Quotes from reviews, blogs, and forum postings:
More Harvard than Hollywood
…readers wanting to know just what happened and why in the Deepwater Horizon disaster will never find a better book than this case study.
…very worthwhile book. The abstract “systems approach” concepts are explained in common sense terms and the technical details on drilling are illustrated with drawings. The book pulls it all together in a very readable package.
Should be required reading for anyone in the industry or those that purport to regulate them.
Great read; appreciate the effort and review. This is the world I work in so it is very familiar to me.
…the process to construct a wellbore was well done. A lay person, or at least someone with basic technical background but not in the industry, should easily be able to understand. But it was also not written in such nebulous or simplified terms that someone within the well construction industry could not recognize the process.
[A] patient and very detailed analysis of the event.
… an engaging and ultimately gripping read, at first illuminating and then impossible to put it down, even if you do have to go to work the next day.
A very specific, very technical, and yet somehow also very gripping new definitive analysis of the worst Gulf oil disaster in history.
…should be read by both oil field professionals and those responsible for large projects both within the oil industry and where ever large complex systems exist with the potential for catastrophic failure.
The systems oriented discussion in Deepwater Horizon: A Systems Analysis of the Macondo Disaster is, in some respects, an interesting departure from other analyses of the disaster. It makes sense and, more importantly, it doesn’t dismiss the role that human factors (failures) played in the incident. I would recommend it.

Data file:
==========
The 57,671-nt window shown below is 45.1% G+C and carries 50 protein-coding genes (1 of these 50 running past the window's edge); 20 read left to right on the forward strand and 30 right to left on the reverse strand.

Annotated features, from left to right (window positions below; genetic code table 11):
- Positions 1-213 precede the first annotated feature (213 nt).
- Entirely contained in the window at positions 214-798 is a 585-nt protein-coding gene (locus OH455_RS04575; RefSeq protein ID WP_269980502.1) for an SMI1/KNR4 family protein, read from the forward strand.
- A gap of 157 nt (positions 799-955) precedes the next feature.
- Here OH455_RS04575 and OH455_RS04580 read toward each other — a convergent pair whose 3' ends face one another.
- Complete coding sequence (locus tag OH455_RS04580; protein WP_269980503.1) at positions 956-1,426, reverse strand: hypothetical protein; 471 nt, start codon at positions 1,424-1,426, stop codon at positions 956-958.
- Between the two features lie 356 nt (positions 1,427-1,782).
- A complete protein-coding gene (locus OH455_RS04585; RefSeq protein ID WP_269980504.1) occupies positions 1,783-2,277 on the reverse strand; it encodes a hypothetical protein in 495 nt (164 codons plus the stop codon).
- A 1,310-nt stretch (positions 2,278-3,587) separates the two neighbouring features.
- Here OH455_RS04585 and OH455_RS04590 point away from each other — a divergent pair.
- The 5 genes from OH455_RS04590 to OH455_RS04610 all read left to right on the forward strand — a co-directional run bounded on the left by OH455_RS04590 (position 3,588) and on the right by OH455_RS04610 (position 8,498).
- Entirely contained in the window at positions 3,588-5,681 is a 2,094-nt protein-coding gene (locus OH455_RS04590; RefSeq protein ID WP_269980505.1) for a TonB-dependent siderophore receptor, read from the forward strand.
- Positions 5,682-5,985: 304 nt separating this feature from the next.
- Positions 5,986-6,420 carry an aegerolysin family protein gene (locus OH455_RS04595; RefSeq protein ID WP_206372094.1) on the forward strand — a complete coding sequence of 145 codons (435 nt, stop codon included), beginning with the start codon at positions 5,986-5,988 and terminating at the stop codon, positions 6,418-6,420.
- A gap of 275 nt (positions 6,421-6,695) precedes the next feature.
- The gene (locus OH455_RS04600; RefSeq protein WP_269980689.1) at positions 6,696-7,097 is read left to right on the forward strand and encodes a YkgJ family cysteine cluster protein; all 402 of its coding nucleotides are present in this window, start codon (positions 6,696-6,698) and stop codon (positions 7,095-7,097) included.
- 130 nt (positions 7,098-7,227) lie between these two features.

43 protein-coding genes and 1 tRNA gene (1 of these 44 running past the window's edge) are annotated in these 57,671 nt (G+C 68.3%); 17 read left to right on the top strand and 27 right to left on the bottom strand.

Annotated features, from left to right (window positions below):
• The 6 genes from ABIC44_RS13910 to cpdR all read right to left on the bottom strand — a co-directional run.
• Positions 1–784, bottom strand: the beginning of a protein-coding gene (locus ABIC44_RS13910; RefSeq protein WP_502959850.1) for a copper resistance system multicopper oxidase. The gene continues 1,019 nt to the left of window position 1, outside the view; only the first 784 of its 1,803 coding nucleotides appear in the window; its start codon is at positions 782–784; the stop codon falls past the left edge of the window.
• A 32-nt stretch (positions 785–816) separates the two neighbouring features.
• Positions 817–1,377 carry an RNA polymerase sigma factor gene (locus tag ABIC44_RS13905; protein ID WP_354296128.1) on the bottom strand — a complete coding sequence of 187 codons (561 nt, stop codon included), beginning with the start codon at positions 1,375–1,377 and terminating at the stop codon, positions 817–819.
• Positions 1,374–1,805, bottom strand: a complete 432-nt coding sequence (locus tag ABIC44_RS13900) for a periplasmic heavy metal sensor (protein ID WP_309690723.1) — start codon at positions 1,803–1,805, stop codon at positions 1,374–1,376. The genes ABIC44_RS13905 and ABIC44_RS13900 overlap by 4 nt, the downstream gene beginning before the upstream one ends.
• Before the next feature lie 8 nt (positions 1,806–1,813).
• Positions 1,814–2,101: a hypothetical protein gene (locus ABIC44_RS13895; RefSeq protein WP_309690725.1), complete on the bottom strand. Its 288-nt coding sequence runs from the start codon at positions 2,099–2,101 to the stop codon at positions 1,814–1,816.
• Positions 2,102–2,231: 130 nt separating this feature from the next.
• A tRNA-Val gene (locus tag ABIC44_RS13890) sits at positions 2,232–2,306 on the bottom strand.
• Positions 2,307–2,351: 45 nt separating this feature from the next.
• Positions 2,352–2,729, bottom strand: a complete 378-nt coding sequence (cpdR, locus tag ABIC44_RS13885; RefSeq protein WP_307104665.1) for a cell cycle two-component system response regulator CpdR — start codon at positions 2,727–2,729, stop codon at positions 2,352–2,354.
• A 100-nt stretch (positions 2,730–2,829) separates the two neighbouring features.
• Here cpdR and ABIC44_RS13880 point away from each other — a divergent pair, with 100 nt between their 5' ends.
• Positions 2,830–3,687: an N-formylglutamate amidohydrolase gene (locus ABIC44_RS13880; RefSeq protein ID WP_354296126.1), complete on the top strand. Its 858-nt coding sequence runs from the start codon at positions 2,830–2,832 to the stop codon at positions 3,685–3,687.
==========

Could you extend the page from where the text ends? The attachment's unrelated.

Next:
During the books writing I was very aware of the meticulous research the author went through. Consulting as he did a large group of Oil Field professionals to analyse and re-analyse the available data.
Gripping, highly detailed, and potentially of great interest to engineers who themselves work on complex, highly visible projects, Deepwater Horizon will help you break down and relive one of the most consequential engineering disasters in recent memory.
…reads almost like a detective novel and … can be read on various levels — from interested layman to safety professional and all points in between
…a tremendous book. Highly recommended to anyone working in the drilling industry or working on/with any complex systems.
It provides a fascinating and thorough account of the disaster that explores the complex relationship between technology, humans and their interaction.
…studying this case is useful for young people because it will help to be able to recognize ‘go fever,’ ‘brittle organizations,’ and see the importance of safety culture. Earlier in the book, [the authors mention] that BP had too many bright young ambitious people and not enough mentors for them. I’ve seen organizations that operate that way before, and I’ve seen the consequences myself. But if I had read something like this when I was first entering the workforce, I might not have been such a True Believer for so long. Better to have your eyes open than to trust in the full-colour-glossy-colour-coordinated system that they try to sell you on during your indoctrination.
This book assembles and organizes a substantial number of material details that form the context for a catastrophe that could happen again.
Most accounts of the Deepwater Horizon disaster dwell on the drama of the rig’s last hours, as the crew struggled to cope with the well blowout and then fought to survive. Those events are also part of Boebert and Blossom’s story, but the scope of their narrative is broader. Much of the action takes place deep underground, where drilling technology meets the uncertainties of geology, or else miles away in BP’s Houston offices. Their approach is analytic rather than dramatic. Theirs is the account for readers who want to understand how such disasters come about and what strategies might have the best chance of preventing more of them.